A company describing itself as Canberra's "homeland security specialist" is hoping to sell drone submarines with sonar technology and radiation detectors to the Australian military and federal police.
Tibor Fekete, the head of business development for Symonston-based business XTEK Limited, met with prospective clients on the Kingston Foreshore for a product launch on Tuesday afternoon.
A quick demonstration revealed the drones – designed in the United States by Philadelphia based company VideoRay – could detect large carp in the harbour along with a suspected shopping trolley dumped by late night revellers.
But Mr Fekete stressed the drones would enable security authorities to safely conduct search missions and asset inspections, rather than fishing expeditions.
"We are now the exclusive dealership for law enforcement and defence here in Australia as well as for the commercial sector," he said.
"We just got a contract with the Australian Army and just before Christmas we got a purchase order for $7.7 million worth of ROVs so we always have projects on with defence and law enforcement."
The product launch marks the latest venture for a company with facilities in Sydney and Adelaide, which operated at Fyshwick for 25 years before moving into bigger a office with 21 staff late last year.
In a climate of heightened terrorism alert, XTEK, which imports weapons, ammunition, robots and explosive detectors, has experienced a spike in sales of its products.
But despite success in the defence sector, Mr Fekete said he would like to see drones used by commercial entities with interest already shown by Icon Water.
"This technology is too good to hide away in that defence market space," he said.
VideoRay's Philadelphia-based government and military sales director Mark Fleming said there was a huge opportunity for the underwater drones in Australia, which could be used for a range of projects.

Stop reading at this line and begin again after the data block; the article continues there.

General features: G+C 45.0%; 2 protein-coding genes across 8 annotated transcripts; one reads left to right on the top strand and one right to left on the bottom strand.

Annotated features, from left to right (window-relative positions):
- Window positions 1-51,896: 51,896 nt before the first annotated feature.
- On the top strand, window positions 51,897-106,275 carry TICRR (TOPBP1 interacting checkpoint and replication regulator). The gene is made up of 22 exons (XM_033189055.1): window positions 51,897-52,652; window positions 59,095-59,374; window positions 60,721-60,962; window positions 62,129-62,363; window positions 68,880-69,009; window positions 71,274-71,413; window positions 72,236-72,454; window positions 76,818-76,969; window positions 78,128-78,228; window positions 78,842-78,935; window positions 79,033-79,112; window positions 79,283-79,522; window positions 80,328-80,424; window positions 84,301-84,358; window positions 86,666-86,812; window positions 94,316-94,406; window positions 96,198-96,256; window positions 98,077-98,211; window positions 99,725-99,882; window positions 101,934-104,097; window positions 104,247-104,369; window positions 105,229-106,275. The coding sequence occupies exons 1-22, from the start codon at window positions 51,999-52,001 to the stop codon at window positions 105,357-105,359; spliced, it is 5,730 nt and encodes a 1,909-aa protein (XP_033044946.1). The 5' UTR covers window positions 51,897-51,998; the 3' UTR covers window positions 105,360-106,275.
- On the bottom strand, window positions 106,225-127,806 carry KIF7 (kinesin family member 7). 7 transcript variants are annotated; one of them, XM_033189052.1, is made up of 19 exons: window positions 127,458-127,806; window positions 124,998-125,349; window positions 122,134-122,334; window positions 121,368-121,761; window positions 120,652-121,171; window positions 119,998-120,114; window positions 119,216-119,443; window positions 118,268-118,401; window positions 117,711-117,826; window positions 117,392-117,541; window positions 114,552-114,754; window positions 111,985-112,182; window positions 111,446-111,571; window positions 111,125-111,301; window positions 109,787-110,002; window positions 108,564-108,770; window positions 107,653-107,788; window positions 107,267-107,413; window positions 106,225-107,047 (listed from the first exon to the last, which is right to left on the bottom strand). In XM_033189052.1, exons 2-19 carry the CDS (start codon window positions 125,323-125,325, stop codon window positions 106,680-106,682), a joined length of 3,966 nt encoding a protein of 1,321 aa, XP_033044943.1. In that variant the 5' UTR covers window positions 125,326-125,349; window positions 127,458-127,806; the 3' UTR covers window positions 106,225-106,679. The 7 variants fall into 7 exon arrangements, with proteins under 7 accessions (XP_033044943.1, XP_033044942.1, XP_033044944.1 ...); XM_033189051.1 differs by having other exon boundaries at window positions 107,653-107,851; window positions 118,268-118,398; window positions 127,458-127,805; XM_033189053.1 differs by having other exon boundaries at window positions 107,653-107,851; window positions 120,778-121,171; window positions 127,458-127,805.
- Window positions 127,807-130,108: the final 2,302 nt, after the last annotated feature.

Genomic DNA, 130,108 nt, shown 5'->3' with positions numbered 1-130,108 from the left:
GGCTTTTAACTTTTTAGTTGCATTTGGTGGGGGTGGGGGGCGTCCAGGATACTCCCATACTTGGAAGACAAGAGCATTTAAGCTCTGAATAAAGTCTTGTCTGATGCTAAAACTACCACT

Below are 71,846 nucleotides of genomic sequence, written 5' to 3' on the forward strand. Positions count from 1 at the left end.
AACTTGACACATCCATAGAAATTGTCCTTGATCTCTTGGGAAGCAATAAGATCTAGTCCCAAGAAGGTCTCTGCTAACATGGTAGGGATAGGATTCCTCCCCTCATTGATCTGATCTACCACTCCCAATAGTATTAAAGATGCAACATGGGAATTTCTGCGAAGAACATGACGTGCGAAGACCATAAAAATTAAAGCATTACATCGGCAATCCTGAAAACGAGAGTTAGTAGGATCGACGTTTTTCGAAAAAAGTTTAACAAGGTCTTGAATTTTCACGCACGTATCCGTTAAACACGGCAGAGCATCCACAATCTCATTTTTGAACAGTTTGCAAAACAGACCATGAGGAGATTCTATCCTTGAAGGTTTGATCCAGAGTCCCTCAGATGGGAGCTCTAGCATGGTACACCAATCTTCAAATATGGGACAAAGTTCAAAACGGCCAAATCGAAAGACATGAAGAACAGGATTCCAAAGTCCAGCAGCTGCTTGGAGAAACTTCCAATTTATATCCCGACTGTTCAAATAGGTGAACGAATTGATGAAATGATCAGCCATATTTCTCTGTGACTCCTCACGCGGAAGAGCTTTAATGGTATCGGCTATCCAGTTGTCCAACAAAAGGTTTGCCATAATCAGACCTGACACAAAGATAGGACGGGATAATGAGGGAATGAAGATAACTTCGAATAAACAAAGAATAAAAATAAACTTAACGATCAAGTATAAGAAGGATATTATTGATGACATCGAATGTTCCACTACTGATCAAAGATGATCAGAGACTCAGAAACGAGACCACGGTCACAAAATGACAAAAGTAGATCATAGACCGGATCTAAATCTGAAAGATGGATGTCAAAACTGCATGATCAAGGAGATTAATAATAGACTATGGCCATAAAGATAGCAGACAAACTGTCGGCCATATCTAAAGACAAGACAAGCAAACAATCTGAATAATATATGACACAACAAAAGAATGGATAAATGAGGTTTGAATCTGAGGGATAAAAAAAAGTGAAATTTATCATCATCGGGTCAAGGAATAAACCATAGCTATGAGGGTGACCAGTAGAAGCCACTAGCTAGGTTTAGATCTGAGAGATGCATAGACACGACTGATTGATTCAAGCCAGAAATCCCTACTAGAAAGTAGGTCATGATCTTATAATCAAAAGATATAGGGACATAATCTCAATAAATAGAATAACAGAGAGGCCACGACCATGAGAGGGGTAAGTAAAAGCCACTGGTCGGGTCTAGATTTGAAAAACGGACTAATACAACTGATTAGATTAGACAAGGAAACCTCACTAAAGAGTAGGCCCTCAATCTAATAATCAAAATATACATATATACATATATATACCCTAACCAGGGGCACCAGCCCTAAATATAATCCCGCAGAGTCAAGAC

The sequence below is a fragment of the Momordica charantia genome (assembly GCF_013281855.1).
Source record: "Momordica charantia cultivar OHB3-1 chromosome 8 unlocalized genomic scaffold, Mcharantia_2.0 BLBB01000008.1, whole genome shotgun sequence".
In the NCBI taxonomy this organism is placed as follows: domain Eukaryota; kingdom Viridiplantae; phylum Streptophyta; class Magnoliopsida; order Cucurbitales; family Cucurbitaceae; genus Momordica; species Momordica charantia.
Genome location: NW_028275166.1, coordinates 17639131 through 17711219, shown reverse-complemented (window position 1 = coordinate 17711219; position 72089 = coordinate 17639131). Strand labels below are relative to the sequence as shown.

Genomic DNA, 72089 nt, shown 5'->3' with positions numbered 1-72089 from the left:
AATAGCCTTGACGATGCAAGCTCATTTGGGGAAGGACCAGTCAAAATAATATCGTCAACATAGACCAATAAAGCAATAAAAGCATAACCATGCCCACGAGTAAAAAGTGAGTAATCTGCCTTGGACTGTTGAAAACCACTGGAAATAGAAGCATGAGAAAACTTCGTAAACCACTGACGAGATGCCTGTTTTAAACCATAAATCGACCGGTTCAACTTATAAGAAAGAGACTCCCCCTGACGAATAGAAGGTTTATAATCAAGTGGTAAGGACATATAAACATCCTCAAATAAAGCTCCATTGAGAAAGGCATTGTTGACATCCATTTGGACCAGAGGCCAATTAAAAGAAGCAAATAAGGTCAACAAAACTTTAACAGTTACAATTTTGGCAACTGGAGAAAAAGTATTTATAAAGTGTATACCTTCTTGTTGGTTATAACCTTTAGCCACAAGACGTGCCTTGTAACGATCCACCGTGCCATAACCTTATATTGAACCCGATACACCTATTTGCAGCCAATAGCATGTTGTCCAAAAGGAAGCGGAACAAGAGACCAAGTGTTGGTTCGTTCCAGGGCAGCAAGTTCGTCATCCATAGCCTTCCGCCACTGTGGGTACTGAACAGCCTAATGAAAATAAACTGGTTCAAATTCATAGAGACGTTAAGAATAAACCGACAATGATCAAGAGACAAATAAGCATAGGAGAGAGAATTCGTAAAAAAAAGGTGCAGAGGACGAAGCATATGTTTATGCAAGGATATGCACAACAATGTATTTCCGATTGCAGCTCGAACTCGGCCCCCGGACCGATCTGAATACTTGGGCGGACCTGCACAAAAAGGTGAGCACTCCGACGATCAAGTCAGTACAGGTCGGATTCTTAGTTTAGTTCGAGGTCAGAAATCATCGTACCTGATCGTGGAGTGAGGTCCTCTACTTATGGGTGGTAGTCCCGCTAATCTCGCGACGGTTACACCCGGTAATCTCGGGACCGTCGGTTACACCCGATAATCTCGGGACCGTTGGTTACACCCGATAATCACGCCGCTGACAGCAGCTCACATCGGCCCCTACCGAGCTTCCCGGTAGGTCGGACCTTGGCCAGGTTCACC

"You guys are infamous for your crocodiles and your sharks and a lot of times you can up an ROV in and get pictures and videos and reduce the hazard times for divers in the water."
"[The drones] can be used for inspections of oil and gas equipment, military applications such as mine identification and force protections, it is used for border protection by coast guards as it will attach onto the bottom of ships."
Mr Fekete said he had been familiar with VideoRay – the largest RUV supplier in the world – for more than ten years and was confident they would establish "a long lasting partnership"
"We started in 1978 in unmanned vehicles or ground robots for the bomb disposal trade for law enforcement and defence and about ten years ago we started representing RUVs before everyone knew what drones were," he said.
"The one bit that we have always been missing in our unmanned systems – we've had land and we've had air – is that sea component so VideoRay is that last missing piece of the jigsaw."